Yeah, it's ironic indeed that it is as I always said: capitalism works best when it has regulations in place to ensure that corporate entities don't end up monopolizing the market and the wealth
As for the infrastructure, it is obvious that if the initial investment doesn't have its maintenance and modernization costs earmarked in the budget as ongoing expenditures, obsolescence becomes inevitable and ends up costing more through the economic shortfalls that ensue. The Chinese obviously don't want to skimp on those like the US did.
And once again, about the military deterrent, balance between being sufficiently armed and ready and sinking disproportionate amounts of money into the military-industrial complex matters.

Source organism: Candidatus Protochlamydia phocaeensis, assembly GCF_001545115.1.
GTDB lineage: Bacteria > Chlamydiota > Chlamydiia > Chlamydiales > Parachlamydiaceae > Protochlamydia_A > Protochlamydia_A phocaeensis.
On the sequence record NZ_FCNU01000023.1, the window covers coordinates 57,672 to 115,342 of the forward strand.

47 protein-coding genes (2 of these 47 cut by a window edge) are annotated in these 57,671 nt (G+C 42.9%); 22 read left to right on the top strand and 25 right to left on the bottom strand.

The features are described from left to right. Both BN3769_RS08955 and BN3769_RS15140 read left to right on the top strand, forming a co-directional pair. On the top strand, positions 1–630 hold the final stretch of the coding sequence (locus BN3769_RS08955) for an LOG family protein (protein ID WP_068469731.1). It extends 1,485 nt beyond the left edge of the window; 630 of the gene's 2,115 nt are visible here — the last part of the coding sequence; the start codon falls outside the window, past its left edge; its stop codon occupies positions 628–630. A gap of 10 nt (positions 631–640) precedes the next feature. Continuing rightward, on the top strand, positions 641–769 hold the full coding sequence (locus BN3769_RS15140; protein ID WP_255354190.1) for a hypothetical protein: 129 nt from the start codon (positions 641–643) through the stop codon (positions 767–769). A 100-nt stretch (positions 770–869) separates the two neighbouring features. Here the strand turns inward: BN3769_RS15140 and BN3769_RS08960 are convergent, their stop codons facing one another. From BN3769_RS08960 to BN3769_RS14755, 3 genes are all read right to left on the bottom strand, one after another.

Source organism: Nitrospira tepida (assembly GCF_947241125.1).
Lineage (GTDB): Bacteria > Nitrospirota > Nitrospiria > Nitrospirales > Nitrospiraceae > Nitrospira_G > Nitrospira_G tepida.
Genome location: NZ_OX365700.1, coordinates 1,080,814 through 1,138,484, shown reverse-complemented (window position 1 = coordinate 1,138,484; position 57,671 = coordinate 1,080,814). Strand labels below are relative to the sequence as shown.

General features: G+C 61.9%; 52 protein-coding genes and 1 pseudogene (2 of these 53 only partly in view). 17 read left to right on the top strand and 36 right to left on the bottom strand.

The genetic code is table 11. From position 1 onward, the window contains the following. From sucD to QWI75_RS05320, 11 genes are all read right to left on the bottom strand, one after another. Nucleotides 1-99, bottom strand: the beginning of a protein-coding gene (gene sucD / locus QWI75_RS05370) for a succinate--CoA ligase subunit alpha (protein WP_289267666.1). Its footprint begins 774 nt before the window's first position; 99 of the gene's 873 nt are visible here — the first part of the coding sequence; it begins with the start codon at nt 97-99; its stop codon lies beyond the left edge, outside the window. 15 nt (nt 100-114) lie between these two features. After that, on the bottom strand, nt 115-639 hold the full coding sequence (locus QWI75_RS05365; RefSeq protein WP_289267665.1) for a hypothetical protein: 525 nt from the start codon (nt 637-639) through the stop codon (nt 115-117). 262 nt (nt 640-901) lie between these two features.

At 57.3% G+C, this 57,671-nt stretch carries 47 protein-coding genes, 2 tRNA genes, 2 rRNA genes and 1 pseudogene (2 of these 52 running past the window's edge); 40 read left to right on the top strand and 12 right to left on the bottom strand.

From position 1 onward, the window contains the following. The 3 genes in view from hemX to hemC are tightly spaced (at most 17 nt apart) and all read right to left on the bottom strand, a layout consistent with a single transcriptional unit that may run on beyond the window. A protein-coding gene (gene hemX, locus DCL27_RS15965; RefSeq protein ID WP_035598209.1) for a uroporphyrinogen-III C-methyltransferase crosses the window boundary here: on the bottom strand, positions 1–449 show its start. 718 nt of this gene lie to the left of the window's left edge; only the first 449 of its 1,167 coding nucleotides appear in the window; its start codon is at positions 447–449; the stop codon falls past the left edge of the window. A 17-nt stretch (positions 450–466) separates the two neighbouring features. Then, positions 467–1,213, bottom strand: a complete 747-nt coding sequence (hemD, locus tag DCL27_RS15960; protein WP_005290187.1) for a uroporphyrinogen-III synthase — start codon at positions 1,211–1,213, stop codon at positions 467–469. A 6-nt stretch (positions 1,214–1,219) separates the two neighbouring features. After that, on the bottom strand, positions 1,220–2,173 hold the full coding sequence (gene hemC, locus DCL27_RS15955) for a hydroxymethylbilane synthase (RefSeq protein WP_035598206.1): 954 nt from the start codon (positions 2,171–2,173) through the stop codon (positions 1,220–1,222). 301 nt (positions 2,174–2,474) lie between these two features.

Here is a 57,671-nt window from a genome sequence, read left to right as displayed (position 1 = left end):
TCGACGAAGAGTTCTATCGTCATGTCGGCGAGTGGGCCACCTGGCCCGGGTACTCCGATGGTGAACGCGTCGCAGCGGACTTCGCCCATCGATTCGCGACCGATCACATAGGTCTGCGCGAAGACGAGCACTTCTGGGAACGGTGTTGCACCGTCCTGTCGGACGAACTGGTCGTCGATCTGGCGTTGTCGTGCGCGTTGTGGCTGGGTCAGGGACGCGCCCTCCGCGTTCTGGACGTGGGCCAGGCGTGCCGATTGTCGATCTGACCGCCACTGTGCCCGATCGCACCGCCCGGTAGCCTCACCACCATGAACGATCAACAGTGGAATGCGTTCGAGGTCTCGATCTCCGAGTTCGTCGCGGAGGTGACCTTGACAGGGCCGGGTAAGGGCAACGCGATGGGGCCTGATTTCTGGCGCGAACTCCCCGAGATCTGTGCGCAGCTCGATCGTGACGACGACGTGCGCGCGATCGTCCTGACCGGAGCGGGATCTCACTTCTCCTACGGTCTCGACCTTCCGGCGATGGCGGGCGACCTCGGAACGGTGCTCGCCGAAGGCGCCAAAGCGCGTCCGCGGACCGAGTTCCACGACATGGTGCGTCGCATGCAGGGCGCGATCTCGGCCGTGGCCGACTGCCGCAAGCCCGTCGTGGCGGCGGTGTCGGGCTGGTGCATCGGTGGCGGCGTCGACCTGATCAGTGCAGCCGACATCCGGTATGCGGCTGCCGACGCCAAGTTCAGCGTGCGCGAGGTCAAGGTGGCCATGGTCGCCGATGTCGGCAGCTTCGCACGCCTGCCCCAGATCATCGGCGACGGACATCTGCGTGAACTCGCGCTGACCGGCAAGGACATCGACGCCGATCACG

Going back to what I said about the Soviet Union, while it owes its failure in no small part to the lack of adaptability of a central planning that ended up breeding corruption and inefficiency, thus stymying innovation and leaving their economy behind the times and unable to catch up, the fact remains that every ruble diverted into the arms race with the US (at its peak in 1986, the Soviet nuclear arsenal was _nearly twice as big_ as the American one, which given the state of global scale MAD existing since the 1960s, was nothing but pointless overcompensation at this point) was one not spent fixing those lingering structural issues (it took until Gorbachev for someone to finally try and tackle them, but by then it was already too late) — which ties back to my point about modernization being a capital investment: cutting back on it to overspend on defense is a bad move.